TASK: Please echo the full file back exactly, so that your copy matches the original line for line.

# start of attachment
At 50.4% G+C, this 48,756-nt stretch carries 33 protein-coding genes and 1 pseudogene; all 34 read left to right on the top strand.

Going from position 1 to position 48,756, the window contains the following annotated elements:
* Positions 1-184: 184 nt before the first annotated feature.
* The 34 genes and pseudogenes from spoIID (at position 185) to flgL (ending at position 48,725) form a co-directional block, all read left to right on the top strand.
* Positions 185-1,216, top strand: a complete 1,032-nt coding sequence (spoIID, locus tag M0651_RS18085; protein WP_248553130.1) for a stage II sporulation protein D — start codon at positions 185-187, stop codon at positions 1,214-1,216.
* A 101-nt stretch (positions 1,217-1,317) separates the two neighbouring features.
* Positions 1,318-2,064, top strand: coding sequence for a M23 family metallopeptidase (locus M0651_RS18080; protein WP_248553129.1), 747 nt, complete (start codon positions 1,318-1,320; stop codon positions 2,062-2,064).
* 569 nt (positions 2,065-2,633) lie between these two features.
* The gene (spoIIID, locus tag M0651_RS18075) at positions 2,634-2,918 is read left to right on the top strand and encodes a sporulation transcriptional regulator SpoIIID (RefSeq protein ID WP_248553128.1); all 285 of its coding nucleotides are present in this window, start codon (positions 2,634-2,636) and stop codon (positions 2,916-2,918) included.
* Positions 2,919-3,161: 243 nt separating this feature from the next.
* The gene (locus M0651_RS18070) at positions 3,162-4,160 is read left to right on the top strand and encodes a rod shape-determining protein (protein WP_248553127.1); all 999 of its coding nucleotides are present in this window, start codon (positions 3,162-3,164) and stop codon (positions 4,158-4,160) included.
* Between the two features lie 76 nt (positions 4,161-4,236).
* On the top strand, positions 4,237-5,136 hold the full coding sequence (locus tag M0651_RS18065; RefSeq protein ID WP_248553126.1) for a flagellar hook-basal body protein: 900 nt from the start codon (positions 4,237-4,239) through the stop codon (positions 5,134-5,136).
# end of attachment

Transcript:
At 50.4% G+C, this 48,756-nt stretch carries 33 protein-coding genes and 1 pseudogene; all 34 read left to right on the top strand.

Going from position 1 to position 48,756, the window contains the following annotated elements:
* Positions 1-184: 184 nt before the first annotated feature.
* The 34 genes and pseudogenes from spoIID (at position 185) to flgL (ending at position 48,725) form a co-directional block, all read left to right on the top strand.
* Positions 185-1,216, top strand: a complete 1,032-nt coding sequence (spoIID, locus tag M0651_RS18085; protein WP_248553130.1) for a stage II sporulation protein D — start codon at positions 185-187, stop codon at positions 1,214-1,216.
* A 101-nt stretch (positions 1,217-1,317) separates the two neighbouring features.
* Positions 1,318-2,064, top strand: coding sequence for a M23 family metallopeptidase (locus M0651_RS18080; protein WP_248553129.1), 747 nt, complete (start codon positions 1,318-1,320; stop codon positions 2,062-2,064).
* 569 nt (positions 2,065-2,633) lie between these two features.
* The gene (spoIIID, locus tag M0651_RS18075) at positions 2,634-2,918 is read left to right on the top strand and encodes a sporulation transcriptional regulator SpoIIID (RefSeq protein ID WP_248553128.1); all 285 of its coding nucleotides are present in this window, start codon (positions 2,634-2,636) and stop codon (positions 2,916-2,918) included.
* Positions 2,919-3,161: 243 nt separating this feature from the next.
* The gene (locus M0651_RS18070) at positions 3,162-4,160 is read left to right on the top strand and encodes a rod shape-determining protein (protein WP_248553127.1); all 999 of its coding nucleotides are present in this window, start codon (positions 3,162-3,164) and stop codon (positions 4,158-4,160) included.
* Between the two features lie 76 nt (positions 4,161-4,236).
* On the top strand, positions 4,237-5,136 hold the full coding sequence (locus tag M0651_RS18065; RefSeq protein ID WP_248553126.1) for a flagellar hook-basal body protein: 900 nt from the start codon (positions 4,237-4,239) through the stop codon (positions 5,134-5,136).